A Tale of Two Attitudes

I begin with ALEX.

He is at an incredible age. The perfect age. He is young enough so he wants to hang out with me all the time. He is old enough to take hiking and have great conversations. We’ve gone hiking together every weekend the last month and spent hours talking about countries he wants to visit. We snuggle on the couch and are making our way through Arrow on Netflix.

But there is a downside.

When a show ends he reaches over and clamps onto me like a dog with a bone. “You’re not leaving!” he squeals. He’s like a human bear trap. CLANK!

He will follow me from room to room. If I go in the kitchen, within minutes he is sitting in there with me. He chatters away and asks he if he can help me chop vegetables.

I’ll announce, “I’m going to the gym” and he’ll immediately say, “no you’re not.” Then he’ll spend the next 15 minutes asking why I need to go and can’t I stay with him.

At least once a day during the weekend I’ll snap at him: “ALEX, for God’s sakes! Give me some space!”

But for the most part, I’m reveling in it. I’m trying to take as much as I can get, because I know what will happen when he gets a little older…

Which bring me to JACK.

First off, Jack has stopped using consonants when he speaks to me or Shani. He mumbles under his breath like those “buds buds” guys selling drugs on the street.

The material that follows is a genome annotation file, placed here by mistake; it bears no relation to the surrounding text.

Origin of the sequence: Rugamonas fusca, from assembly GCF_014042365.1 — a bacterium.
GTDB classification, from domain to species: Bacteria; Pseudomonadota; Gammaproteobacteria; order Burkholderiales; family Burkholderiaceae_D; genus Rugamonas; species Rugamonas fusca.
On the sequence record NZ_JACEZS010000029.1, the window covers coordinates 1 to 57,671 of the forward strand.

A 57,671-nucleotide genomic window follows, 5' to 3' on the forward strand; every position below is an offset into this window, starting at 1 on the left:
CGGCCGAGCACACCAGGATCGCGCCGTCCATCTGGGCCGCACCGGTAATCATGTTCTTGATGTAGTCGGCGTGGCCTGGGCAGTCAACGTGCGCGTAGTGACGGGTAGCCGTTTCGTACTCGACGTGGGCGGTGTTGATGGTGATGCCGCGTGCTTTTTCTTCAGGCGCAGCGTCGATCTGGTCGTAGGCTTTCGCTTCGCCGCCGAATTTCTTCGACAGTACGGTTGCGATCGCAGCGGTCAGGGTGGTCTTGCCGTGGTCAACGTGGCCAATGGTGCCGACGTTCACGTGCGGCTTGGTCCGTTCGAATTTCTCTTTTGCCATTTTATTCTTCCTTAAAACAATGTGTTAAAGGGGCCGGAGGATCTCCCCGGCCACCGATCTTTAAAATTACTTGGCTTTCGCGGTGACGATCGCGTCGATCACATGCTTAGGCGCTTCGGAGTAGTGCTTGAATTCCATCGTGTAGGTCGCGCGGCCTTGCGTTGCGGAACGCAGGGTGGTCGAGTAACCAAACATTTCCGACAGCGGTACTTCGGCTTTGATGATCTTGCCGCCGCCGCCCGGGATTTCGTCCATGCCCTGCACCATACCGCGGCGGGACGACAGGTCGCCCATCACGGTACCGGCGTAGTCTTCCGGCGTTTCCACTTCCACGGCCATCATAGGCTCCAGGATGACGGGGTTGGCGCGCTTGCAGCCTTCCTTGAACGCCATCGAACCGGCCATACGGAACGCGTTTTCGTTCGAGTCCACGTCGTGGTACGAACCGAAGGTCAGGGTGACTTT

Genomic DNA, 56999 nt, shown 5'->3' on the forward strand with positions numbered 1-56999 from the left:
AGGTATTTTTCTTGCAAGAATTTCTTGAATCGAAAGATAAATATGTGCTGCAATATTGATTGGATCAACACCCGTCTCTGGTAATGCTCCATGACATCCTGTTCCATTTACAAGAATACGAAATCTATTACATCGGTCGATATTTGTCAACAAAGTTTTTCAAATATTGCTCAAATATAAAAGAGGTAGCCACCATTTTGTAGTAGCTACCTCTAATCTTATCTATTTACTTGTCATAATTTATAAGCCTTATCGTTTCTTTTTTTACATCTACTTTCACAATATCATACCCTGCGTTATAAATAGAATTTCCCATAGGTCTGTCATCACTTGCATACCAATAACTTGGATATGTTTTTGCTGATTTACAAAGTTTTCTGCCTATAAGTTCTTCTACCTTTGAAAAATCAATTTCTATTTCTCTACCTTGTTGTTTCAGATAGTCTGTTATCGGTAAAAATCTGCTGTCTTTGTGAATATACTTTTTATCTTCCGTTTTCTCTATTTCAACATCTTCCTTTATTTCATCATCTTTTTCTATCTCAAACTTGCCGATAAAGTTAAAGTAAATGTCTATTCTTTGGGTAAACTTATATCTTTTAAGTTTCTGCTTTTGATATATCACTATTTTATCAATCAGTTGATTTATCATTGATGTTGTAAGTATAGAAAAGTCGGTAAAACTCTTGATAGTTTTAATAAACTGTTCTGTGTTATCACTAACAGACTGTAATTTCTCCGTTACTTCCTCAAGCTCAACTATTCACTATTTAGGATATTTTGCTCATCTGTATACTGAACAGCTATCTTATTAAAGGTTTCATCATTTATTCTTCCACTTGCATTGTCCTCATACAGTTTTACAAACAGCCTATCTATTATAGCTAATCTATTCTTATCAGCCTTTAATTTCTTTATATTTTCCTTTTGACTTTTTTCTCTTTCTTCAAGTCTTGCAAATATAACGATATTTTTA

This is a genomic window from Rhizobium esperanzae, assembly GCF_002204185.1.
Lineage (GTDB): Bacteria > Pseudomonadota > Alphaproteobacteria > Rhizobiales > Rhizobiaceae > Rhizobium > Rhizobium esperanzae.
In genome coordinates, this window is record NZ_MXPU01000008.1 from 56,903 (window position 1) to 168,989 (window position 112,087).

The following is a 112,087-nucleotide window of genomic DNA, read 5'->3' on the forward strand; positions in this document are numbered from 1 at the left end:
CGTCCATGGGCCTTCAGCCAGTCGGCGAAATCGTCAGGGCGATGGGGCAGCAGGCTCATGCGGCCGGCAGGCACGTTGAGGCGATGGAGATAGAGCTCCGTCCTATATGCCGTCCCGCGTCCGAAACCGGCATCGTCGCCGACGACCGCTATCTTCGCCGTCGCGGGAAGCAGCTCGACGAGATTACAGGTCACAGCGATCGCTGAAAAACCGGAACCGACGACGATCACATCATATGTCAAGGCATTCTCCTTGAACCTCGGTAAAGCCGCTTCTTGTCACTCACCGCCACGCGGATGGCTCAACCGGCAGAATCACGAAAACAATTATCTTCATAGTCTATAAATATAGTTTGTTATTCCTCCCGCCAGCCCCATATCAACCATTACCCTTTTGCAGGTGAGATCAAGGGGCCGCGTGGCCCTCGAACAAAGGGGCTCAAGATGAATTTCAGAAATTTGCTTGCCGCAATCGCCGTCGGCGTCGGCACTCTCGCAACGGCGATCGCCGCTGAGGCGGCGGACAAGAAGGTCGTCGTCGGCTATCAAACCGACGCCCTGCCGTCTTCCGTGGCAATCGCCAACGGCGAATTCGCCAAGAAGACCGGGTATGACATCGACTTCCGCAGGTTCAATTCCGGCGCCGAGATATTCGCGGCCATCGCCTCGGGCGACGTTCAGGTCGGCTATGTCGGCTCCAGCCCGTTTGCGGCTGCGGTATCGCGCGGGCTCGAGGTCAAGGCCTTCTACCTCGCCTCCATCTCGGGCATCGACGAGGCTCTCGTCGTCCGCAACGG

I’ll be reading on the couch. He’ll come down in a hoodie (always a hoodie).

“Dallesco.”

This translates to: “Dad, let’s go.”

I often don’t hear him.

“Cummahdalesco.” (“Come on, Dad. Let’s go.”)

And when the boy is gone, he is gone. I’ll drop him at the gym where town basketball games are played. Doesn’t matter if he’s playing or not. He’ll run the scoreboard or do whatever. He and his hoodied crew will go downtown and buy bulk candy at CVS. They’ll play football at the middle school. They’ll wander to each other’s houses, flop onto the couches, turn on the TV, and then all stare at their phones.

He’s got a group of about 10 boys that join up, separate, and re-join in various groups in various places. They’re like a weird group of amoeba forming and reforming in different configurations. Sometimes I’ll come home and find them draped on my couches.

Cayooorerapieceorsumthee?” (“Can you order a pizza or something?”)

But he’s a clever boy. He’s lost his power to speak, but he’s still finding ways to communicate with me. Last weekend, I drove him to the gym. He turned on the radio to my classic rock station and started signing along with Pink Floyd.

“Aha!” I thought. He’s trying to send me a message through this radio. He’s showing me he knows the words to classic rock and he’s doing it for my approval. There’s still a human in there trying to communicate! He’s in there!

I got to the basketball gym and he hopped out of the car before I’d even fully stopped.

“Jack!” I called after him.

He took a step back towards the car.

“Can you come back for a second?”

“What?”

“Come back. Sit.” He got in, completely impatient.

“What?”

It was my turn to not communicate.

“What do you want, dad?”

I sat there.

“Dad! What! I need to…Oh…”

He smiled.

“Thank you for the ride.”

He was off.

“Love you!” I called.

“Love you too!”

Then he was gone.

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